Horses Running

Horses Runnin’

By Dale Grubaugh

It sounded like horses runnin’.

The whole thing started nigh on 20 years ago this October. We were living right where we are now — on this old farm here in Taney County. It’s a rugged part of the county and the farm’s not much good for farming, though mighty pretty to look at.

There are hollers and ridges and more than a fair share of bald knobs. It’s a good place for hunting and a good place for camping, too.

Like I said, it was nigh on 20 years ago this month. My son — he was about 14 at the time — and I were going camping off in the hollow ’neath the shadow of one of the balds.

It was long about dark, as we sat staring at the fire, that we began to hear sounds off in the distance.

At first, I figured it was some of the neighbor boys running foxes for we could hear horses — although I heard no dogs.

I reckon it was an hour later we heard those horses again. They were comin’ up the holler right toward us and there were a lot of ’em!

I hollered and we scrabbled out of the way. Those horses ran right through our camp, or at least it sounded like it. The creak of leather and the sound of the hoofbeats and you could hear the horses breathing hard.

The fire flared up bright, lighting up the whole campsite and casting weird shadows on the trees.

But we saw nothin’.

In an instant it had passed and all was quiet.

Dad, what was that? I honestly didn’t know.

I said it was probably just the wind and he looked at me like I had lost my mind.

And I wasn’t sure I hadn’t.

Well, we finally got settled down and was preparin’ for bed. And that was when the noises began again — this time up on the Bald. We could hear the horses — and hollerin’ and men talking rough-like.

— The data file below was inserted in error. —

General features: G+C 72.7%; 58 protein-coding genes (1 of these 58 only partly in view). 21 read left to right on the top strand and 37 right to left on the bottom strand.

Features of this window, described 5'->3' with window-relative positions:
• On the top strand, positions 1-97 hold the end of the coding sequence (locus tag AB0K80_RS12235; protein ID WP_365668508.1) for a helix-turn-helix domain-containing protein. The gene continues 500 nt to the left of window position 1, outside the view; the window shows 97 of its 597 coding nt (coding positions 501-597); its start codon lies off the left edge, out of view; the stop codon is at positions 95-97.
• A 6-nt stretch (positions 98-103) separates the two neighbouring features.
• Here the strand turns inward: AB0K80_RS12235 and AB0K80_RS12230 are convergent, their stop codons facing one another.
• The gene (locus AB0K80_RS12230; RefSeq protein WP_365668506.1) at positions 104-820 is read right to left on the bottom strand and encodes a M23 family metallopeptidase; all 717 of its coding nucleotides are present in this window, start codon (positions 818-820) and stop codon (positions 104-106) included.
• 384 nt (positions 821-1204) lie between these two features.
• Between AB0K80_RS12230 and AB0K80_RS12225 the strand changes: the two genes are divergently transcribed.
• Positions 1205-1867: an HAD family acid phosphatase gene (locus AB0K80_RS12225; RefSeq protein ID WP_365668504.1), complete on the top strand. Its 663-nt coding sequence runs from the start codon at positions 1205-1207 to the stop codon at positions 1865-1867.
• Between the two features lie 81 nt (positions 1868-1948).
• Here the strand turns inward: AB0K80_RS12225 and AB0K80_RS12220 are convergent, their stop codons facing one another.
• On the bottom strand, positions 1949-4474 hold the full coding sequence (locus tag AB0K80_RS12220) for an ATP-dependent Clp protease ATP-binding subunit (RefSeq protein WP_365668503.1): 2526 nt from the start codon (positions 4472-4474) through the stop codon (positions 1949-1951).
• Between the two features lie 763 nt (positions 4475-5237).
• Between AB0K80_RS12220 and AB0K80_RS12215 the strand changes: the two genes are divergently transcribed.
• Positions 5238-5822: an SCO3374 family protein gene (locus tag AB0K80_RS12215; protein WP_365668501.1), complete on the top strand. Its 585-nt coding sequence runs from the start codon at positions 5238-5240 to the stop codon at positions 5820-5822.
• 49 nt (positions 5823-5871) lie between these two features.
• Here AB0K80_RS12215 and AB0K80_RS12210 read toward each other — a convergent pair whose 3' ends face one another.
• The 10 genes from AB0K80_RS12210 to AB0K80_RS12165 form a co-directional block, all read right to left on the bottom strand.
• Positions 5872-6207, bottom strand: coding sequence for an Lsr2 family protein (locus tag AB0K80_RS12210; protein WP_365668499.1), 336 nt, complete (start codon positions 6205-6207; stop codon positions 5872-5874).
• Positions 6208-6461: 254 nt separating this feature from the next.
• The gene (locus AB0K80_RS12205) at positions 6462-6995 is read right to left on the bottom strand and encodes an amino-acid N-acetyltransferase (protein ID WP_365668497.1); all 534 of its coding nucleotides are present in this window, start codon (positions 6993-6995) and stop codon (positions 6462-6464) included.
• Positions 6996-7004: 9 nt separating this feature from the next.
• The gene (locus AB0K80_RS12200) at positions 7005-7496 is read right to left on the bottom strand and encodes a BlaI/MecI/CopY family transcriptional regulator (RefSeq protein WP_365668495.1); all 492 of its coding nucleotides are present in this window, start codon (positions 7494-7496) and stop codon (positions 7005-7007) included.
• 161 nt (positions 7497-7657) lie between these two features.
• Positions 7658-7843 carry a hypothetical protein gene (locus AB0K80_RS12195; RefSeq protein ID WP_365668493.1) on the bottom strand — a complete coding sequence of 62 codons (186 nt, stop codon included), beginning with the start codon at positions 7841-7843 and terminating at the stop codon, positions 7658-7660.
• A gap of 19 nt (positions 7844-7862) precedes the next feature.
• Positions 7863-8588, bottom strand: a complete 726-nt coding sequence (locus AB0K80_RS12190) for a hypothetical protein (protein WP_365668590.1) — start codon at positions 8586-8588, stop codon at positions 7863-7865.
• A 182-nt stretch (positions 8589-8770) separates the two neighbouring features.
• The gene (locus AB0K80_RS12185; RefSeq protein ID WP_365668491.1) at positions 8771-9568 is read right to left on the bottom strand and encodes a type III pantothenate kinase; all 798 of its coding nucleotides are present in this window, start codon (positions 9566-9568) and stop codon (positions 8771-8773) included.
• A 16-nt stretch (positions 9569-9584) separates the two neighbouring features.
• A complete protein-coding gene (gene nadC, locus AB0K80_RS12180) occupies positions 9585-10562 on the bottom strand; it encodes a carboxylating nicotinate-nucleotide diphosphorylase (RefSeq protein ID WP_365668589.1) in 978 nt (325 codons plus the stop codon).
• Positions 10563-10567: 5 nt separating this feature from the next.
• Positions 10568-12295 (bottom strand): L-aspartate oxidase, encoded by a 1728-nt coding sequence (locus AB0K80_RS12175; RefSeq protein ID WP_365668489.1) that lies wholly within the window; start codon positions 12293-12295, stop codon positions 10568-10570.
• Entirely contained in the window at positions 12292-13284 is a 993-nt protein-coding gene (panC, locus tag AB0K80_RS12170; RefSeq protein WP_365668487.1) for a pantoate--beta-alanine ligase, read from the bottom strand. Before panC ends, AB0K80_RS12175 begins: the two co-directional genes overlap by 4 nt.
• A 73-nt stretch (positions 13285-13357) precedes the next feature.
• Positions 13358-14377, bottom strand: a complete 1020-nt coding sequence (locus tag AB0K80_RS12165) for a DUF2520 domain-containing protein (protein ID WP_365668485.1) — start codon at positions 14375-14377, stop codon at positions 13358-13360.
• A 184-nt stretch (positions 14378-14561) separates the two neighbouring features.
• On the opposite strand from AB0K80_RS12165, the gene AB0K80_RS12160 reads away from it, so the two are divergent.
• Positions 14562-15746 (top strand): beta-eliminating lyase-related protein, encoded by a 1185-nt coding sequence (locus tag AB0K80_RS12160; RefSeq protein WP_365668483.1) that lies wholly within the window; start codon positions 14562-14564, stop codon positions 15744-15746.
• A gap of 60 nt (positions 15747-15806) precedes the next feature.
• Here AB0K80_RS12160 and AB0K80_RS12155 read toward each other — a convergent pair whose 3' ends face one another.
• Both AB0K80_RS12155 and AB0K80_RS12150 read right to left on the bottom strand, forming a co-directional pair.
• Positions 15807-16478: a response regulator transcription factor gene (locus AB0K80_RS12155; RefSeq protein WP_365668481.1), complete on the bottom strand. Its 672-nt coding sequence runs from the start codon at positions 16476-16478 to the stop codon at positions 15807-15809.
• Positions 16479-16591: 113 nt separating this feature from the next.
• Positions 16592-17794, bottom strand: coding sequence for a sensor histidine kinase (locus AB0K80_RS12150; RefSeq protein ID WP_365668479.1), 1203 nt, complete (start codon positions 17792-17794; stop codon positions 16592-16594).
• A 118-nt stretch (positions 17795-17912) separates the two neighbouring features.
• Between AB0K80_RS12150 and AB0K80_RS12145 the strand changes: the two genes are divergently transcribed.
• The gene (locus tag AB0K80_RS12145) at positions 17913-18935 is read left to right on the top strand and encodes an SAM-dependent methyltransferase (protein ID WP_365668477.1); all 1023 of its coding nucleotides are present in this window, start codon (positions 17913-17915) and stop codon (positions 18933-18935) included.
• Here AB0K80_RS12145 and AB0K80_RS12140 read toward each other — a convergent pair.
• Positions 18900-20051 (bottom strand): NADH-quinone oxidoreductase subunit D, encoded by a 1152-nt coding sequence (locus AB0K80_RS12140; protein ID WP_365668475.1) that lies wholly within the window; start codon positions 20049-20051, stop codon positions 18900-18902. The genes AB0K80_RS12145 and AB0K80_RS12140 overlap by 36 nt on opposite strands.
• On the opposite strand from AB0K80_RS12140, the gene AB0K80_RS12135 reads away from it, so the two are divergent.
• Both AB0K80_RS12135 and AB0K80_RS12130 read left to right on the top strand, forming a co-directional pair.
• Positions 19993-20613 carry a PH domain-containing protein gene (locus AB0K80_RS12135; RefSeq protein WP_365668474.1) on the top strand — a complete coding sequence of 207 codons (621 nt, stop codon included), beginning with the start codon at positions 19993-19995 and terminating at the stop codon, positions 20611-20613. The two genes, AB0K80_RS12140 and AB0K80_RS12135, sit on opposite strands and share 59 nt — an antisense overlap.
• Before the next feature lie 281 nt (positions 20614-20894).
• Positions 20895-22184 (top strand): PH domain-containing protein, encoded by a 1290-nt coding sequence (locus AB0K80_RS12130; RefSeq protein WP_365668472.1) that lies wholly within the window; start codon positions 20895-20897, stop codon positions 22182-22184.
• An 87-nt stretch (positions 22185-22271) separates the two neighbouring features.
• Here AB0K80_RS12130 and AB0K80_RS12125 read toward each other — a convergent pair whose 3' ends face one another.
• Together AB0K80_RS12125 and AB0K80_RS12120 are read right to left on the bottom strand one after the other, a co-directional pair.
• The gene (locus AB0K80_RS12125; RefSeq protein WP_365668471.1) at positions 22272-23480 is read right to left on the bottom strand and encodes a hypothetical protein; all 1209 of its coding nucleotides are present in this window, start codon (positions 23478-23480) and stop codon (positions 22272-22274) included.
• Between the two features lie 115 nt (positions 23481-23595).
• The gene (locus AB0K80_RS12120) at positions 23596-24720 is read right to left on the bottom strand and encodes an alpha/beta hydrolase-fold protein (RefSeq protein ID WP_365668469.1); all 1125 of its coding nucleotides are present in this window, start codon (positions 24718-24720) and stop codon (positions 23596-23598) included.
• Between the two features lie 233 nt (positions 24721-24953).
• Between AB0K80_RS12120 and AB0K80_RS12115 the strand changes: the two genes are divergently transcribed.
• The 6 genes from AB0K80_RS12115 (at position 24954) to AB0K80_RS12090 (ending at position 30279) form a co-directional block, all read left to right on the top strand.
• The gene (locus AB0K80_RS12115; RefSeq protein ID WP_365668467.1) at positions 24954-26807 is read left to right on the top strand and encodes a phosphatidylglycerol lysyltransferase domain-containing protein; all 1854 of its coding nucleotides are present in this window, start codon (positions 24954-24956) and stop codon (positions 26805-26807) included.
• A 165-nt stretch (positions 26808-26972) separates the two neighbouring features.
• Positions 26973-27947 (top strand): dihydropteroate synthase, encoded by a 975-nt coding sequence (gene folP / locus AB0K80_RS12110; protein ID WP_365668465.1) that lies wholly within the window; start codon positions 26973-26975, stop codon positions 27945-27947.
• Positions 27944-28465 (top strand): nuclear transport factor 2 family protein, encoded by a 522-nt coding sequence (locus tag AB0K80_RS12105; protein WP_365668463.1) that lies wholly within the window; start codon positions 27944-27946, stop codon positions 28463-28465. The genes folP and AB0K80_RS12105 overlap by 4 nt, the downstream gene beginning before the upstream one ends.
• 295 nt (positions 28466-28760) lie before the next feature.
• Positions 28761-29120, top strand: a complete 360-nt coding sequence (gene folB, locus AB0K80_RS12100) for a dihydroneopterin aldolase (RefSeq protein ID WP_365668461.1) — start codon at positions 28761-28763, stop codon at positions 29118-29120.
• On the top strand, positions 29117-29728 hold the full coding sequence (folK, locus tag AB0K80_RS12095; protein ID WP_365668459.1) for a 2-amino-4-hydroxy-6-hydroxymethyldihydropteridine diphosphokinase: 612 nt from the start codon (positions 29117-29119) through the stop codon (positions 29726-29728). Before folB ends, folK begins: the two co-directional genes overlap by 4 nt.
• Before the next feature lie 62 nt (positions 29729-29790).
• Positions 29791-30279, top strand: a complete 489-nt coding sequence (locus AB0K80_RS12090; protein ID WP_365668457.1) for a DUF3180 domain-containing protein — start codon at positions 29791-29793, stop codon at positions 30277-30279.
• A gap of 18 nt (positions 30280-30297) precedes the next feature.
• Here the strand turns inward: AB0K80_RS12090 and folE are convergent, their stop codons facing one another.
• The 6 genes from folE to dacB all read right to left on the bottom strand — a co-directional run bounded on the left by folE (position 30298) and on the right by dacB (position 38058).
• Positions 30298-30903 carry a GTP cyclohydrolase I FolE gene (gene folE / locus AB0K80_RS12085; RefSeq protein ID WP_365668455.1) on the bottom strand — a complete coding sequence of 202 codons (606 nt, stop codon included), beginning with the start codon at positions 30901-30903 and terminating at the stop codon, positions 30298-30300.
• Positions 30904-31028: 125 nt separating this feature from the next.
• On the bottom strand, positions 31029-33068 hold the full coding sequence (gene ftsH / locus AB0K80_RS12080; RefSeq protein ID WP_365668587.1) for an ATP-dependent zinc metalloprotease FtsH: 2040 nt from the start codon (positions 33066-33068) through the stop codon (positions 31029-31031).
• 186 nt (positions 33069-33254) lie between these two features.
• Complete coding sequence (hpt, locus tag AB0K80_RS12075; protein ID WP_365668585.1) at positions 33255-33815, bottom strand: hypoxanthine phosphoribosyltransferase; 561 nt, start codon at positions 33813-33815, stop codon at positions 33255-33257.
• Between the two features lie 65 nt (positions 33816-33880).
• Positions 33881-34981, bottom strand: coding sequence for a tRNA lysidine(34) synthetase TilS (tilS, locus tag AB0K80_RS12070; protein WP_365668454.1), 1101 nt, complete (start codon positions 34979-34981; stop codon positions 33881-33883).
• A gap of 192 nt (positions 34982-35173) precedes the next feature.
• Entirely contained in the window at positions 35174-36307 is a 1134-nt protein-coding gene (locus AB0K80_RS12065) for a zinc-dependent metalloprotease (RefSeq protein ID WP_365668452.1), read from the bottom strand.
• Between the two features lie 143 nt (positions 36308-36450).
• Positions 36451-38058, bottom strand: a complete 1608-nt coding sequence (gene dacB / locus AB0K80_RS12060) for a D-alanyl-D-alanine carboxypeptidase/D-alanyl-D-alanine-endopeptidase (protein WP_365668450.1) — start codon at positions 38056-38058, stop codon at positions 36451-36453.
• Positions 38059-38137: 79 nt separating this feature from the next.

I grabbed my flashlight and we went to see what was going on. Folks had a habit of trespassing and if that's what they were doing, it was gonna be taken care of once and for all.

But as we climbed that old Bald Knob, it looked like a cloud of fog had settled in and there were balls of light moving about.

Those balls of light were torches and in the shadows I could see men on horseback. There were noises of a struggle and then a blood-curdling scream.

In the midst of the men and horses was a ghastly sight — hanging from a tree atop the bald was a man.

The riders turned on me. One man spurred his horse to a gallop right at me, his eyes — and the eyes of his horse — glowing red.

They rode through me and then? All went quiet.

The man in the tree was still there, his body swinging. As I looked up, he looked down, and in a voice rough and slow, said one word:

Run.

We did. All the way back to the camp.

As we packed up, my son found something on a log near the fire: a flour-sack with holes cut for eyes and mouth and the bottom corners stuffed and tied off to look like horns.

It was the mask of a Baldknobber.

Scared though he was, my son thought we should take it home with us and that's just what we did, hanging it on the wall next to the fireplace.

About the same time a year later, the mask disappeared. I asked my family if anyone had moved it. All said no.

The next week saw us back at that old campsite in the shadow of the Bald, cutting firewood. And there, on that old log, lay the mask.

We took it back to the house and placed it on its hook on the wall near the old stone fireplace.

And you know what? That mask disappears every year about this time and I find it on that old, now-rotted log in the shadow of the mountain.

My son and I have never gone camping up there again.

But when the fog hangs low in the holler and begins to creep up the ridges on a cold October evening, I step out on the back porch and look up to the bald and I can see those balls of light again.

And hear a faint scream....

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dogwood petal

Storytelling

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